. Conveniently, the Exodai is specifically tailored to work with the Ambassador cards and will award the controlling player an additional 2 Victory Points for every Ambassador that he was able to invite to his station by the end of the game. Remember, that each player only has 5 Bureaus to house their invited Ambassadors, so the max Victory Points awarded for this bonus would be 10.
The original base game came with 18 different regular location cards (4 copies of each, 72 cards total), and 22 different special location cards (2 copies each, 44 cards total). Along with the 48 Ambassador cards, the new expansion also includes 15 new regular location card types (60 cards total), and 15 new special location types (30 cards total)
. The abundance of new location cards enhances a game that was already known for its variety and replayability. Although there are some clunky rules for how to create a new location deck once combining the cards from the base game and expansion, it is well worth it to have such diverse locations from one game to the next. Let’s take a look at some of the new locations:
The Shopping Centre is a basic location that allows a player to convert up to 7 credits for 7 Victory Points. The player also receives an extra Victory Point for constructing the location.
The Dreadnought Shipyard is one of the most powerful special locations in the game and counts as two Military locations. The shipyard cost 4 credits and 2 energy from a power reactor. After construction it will award the player 8 Victory Points, though no other locations can be placed beside it.
The Conference Room is a special location that will award 1 Victory Point at the end of the game for every Ambassador of a different race that the player has invited to his station.
The Ambassadors expansion also adds 4 new Objectives to the game, adding to the 8 Objectives that came with the base game. Let’s take a look at each new Objective and how they can be completed:
Long Term Planning
The player with the most delayed abilities on locations in his station at the end of the game will complete the Long Term Planning objective and receives a bonus of 5 Victory Points. Delayed locations are those with abilities (text with a gold background) that trigger at the end of the game instead of taking effect when immediately constructed, as with the normal location abilities (clear background).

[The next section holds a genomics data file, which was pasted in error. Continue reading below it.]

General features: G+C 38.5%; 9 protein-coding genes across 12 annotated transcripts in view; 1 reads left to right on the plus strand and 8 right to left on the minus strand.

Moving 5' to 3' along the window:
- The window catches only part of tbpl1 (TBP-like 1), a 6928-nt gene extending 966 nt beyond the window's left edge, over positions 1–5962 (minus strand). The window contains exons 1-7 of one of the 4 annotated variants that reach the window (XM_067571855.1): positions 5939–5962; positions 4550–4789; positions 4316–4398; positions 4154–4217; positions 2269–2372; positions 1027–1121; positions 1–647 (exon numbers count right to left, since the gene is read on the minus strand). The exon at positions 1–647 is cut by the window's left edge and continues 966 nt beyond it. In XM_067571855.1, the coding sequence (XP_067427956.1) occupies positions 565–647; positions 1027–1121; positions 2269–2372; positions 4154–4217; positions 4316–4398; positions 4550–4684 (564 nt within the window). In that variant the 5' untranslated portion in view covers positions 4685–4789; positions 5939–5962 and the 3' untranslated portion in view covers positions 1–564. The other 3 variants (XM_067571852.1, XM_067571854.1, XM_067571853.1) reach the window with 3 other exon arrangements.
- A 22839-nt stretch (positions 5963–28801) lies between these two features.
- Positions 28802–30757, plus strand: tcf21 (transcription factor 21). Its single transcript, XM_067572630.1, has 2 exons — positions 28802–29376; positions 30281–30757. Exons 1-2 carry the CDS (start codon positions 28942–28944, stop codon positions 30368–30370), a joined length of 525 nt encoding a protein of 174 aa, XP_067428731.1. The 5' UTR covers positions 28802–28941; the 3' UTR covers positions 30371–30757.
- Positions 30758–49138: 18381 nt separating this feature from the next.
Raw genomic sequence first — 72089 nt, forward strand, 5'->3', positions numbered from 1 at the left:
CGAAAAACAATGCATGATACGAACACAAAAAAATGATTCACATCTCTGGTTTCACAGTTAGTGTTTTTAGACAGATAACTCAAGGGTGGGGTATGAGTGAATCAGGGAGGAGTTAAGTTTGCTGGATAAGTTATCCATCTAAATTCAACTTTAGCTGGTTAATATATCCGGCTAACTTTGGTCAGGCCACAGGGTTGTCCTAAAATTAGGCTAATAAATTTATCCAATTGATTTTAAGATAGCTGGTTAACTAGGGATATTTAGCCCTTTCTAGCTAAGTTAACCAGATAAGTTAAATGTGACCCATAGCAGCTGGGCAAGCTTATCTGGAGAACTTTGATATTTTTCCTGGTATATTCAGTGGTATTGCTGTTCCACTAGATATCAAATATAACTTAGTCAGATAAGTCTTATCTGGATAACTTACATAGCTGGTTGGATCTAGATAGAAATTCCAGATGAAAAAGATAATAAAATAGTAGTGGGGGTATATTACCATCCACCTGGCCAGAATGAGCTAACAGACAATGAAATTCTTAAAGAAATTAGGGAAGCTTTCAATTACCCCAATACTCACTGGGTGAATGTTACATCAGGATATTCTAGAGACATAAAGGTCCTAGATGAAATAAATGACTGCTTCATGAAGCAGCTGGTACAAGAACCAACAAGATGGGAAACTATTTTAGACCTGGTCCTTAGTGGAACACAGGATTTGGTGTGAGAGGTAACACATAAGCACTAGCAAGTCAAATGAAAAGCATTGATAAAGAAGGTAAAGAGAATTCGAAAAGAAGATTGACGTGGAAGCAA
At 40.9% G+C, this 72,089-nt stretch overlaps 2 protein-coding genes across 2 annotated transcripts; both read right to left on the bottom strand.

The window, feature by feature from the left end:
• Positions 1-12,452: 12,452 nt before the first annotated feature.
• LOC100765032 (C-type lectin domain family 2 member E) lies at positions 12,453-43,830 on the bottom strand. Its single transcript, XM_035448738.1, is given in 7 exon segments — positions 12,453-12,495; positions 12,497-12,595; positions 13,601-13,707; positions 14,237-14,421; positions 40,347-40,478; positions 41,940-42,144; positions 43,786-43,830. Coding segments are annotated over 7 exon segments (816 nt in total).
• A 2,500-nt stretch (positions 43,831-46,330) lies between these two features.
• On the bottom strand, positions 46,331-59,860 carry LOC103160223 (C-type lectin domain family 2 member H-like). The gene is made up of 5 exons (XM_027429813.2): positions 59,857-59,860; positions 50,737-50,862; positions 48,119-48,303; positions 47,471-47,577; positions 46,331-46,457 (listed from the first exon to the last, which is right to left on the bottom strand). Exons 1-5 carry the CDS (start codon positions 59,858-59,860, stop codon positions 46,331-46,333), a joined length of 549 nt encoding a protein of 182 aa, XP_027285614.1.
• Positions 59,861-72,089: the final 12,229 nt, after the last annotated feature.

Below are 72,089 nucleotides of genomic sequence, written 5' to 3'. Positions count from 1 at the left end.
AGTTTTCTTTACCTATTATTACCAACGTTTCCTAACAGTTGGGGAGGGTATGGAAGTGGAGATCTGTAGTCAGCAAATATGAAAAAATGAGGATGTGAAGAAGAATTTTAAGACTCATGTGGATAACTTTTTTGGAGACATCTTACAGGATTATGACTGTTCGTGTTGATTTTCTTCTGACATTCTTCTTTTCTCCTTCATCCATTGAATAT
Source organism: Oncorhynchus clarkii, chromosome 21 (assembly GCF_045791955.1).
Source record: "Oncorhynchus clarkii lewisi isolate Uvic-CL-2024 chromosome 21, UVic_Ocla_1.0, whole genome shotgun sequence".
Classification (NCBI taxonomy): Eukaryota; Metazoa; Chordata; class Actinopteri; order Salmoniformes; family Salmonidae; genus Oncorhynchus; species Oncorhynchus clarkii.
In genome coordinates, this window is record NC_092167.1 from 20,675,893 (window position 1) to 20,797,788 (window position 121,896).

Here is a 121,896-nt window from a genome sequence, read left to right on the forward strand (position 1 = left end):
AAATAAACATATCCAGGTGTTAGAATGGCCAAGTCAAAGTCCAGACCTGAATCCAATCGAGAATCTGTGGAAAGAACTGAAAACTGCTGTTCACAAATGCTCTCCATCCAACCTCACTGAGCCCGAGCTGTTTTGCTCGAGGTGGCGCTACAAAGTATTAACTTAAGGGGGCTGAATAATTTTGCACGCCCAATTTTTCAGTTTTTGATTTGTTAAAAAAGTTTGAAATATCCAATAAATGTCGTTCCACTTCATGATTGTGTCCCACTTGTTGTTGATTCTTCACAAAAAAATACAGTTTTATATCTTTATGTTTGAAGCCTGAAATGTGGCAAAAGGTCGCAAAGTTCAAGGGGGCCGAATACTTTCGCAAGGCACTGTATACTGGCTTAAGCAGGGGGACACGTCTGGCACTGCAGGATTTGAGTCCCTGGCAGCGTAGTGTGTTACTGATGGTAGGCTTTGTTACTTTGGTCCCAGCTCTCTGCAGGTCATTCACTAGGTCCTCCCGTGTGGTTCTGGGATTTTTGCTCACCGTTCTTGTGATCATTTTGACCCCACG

The player that spends the most energy from his Power Reactors by the end of the game will complete the Technologically Advanced objective and receives 4 bonus Victory Points.
This 1st player to build four Military locations in his station will complete the War Preparations objective and receives a bonus 4 Victory Points at the end of the game.
Strengthening the Alliance
The 1st player who reaches their max of inviting 5 Ambassadors to their station will be able to complete the Strengthening the Alliance objective, and receives 4 bonus Victory Points at the end of the game.
The Ambassadors expansion not only adds an interesting new way to obtain bonuses in the game per the Ambassadors, but also includes a set of new location cards that nearly doubles the amount found in the base game. For a game that was already heralded for its diversity and replayability, these new additions only elevate the claim. The addition of the new Ambassador cards provides players with another option on their turn when choosing an action. While I’m a huge fan of the drafting mechanic in general, sometimes I find that the latter parts of a Round can become a bit stale, since most players are choosing amongst the less desirable cards (basically the leftovers), that are probably of little use to them. Now with the inclusion of the Ambassadors, players can discard these remaining location card outcasts in order to invite Ambassadors, construct new power reactors, gain credits, etc. Having these available options not only adds to the overall strategy of the game, but also keeps the latter parts of a Round from feeling diluted and wanting.
The only minor issue I have about the additional Location cards in the expansion is that there doesn’t seem to be a more streamlined way to set up a game using all of the cards. The new setup process is a bit cumbersome and it may be best to separate the different types of cards in the box to make things easier. However, the array of combinations and variations from game to game that result from the increased card count by far makes up for any prolonged setup steps.
It should be noted that the game does come with some updated rules on timing issues and some clarifications that weren’t available in the base game ruleset. Tokens used to assist more with gameplay are also included as well as a nice 2-player variant from BGG user Entwife, which is much better than the original 2-player variant. Overall, The Ambassadors expansion provides even more depth to Among the Stars by not only increasing the amount of locations and including a new set of objectives, but also with the introduction of the Ambassador cards. All around, this an essential addition for any fan of Among the Stars, and a great first step for what should be an ever expanding title.